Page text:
First Free Story (1 of 3)Join Skift Pro
The firm behind a $1 billion hotel rescue capital strategy announced earlier this year appears ready to make an investment to the tune of $200 million.
Acore Capital plans to make the preferred-equity investment in Graduate Hotels, a rapidly growing Chicago-based company with 32 boutique hotels in U.S. and UK college markets. The transaction would enable Graduate to both fuel growth and pay off debt. The preferred equity would also put Acore first on top of any existing equity investors for any upside in the business.
The company’s real estate assets have a combined valuation of more than $2.1 billion, according to Bloomberg, which first reported news of the deal.
AJ Capital Partners founded Graduate in 2014 by starting with properties in college towns like Athens, Georgia (home to the University of Georgia), and later added hotels in markets like Oxford, Mississippi, and Tempe, Arizona.
The company more recently moved ahead with plans to expand into urban markets. A hotel on the Cornell Tech campus on New York City’s Roosevelt Island is slated to open next month. Graduate leaders were exploring 100 new markets to enter early last year, according to a Skift report.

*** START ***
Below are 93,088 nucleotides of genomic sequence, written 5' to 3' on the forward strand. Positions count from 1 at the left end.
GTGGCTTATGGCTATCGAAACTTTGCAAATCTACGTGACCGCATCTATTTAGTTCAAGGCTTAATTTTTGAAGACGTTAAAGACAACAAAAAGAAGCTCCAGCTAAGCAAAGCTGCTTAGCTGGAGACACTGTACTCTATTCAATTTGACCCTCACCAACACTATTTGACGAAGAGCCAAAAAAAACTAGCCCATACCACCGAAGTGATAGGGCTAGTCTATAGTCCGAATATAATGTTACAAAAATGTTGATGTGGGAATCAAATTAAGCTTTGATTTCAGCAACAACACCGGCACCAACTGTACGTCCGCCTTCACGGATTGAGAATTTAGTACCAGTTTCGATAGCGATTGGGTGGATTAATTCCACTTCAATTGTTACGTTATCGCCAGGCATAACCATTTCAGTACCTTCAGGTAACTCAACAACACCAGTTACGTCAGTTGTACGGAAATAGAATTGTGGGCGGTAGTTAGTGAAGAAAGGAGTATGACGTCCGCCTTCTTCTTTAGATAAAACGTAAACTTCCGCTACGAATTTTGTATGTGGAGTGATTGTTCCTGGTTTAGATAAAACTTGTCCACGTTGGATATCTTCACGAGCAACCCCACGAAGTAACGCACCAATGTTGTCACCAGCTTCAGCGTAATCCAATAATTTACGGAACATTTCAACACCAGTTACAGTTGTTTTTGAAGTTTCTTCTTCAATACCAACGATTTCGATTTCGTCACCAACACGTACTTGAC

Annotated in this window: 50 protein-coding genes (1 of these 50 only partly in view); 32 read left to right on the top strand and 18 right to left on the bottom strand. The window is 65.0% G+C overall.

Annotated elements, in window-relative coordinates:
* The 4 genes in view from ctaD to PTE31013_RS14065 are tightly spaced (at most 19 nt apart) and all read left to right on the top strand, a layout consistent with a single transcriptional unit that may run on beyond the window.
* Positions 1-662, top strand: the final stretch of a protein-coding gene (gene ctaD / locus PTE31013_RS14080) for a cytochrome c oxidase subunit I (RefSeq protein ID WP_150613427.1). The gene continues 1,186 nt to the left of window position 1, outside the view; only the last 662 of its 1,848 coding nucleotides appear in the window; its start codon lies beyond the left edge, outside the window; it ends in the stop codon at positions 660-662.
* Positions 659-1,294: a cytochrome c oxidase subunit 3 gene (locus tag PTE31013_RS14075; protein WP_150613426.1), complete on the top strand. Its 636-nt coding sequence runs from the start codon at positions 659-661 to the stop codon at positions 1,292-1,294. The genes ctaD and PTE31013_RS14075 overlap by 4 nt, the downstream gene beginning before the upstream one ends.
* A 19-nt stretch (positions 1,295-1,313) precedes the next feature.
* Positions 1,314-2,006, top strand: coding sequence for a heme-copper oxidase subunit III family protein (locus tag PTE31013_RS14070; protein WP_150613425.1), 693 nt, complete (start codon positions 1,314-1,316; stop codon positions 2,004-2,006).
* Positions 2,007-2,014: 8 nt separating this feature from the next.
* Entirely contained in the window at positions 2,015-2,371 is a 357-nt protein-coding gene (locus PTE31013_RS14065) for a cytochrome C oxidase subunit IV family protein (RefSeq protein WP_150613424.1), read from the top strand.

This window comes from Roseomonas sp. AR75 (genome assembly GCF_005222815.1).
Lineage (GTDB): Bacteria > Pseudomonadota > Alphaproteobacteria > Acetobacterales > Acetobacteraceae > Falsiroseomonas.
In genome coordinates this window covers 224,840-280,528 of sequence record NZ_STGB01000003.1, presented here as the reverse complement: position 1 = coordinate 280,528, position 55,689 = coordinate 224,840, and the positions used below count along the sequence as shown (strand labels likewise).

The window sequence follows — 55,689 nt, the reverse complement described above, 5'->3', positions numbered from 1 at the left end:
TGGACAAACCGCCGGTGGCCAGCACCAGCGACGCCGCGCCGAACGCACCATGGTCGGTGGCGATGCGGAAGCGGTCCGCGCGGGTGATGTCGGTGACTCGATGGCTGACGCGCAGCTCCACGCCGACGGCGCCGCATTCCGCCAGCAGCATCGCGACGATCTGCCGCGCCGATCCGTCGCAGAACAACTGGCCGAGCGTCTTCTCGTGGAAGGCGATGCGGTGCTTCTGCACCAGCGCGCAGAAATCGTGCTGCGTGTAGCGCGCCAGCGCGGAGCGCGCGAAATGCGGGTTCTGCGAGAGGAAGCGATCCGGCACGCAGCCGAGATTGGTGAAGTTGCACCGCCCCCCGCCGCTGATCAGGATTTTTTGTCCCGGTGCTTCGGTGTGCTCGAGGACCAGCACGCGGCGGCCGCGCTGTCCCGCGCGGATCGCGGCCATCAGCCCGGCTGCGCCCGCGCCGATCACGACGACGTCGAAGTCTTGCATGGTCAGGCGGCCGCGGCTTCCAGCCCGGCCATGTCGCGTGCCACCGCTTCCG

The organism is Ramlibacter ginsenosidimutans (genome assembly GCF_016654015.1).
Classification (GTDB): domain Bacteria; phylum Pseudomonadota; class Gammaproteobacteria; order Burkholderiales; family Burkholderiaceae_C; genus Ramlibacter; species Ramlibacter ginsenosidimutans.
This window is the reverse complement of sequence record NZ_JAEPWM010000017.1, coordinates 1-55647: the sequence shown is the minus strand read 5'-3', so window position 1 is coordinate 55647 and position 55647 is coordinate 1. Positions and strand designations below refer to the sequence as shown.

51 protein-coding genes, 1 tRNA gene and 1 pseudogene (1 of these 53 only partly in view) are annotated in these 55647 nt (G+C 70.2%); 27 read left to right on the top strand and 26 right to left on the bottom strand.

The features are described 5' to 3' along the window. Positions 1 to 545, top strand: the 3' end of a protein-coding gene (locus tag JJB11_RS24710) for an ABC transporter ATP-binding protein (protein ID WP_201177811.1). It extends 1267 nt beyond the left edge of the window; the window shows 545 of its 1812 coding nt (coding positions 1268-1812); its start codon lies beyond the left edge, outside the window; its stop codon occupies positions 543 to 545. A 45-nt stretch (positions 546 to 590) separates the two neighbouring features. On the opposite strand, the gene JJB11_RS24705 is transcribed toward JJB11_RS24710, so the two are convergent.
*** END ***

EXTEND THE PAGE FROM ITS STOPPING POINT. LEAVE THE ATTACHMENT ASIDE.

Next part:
Both Graduate Hotels and Acore Capital declined Skift’s request to comment for this story.
It isn’t entirely clear if this deal is included in Acore’s $1 billion Acore Hospitality Partners investment strategy, which launched in February. But preferred equity was one of the financial arrangements — along with senior loans and mezzanine debt — mentioned at the time.
“The pandemic has had a disproportionate and historic impact on the lodging industry leading to unprecedented distress and liquidity issues for hotel owners,” Warren de Haan, managing partner at Acore, said in a statement at the time. “We formed ACORE Hospitality Partners to solve this liquidity crisis by providing hotel owners with the capital they require to continue operations and keep people working.”
The potential investment in Graduate would be a notable accomplishment, given the swelling number of hotel investors but minimal number of transactions seen so far during the pandemic. Hotel owners see higher valuations than what investors are willing to pay, most major hotel executives said on earnings calls in recent months.
But those executives and hotel analysts still anticipate an uptick in transactions and deals is on the horizon.
“After 2009 [and the financial crisis] there was four years of churn of hotels closing and changing hands,” Richard Clarke, a managing director covering global leisure and hotels at Bernstein, told Skift in February. “We’re only 12 months in. It’s too early to say we’re in a state where there aren’t opportunities.”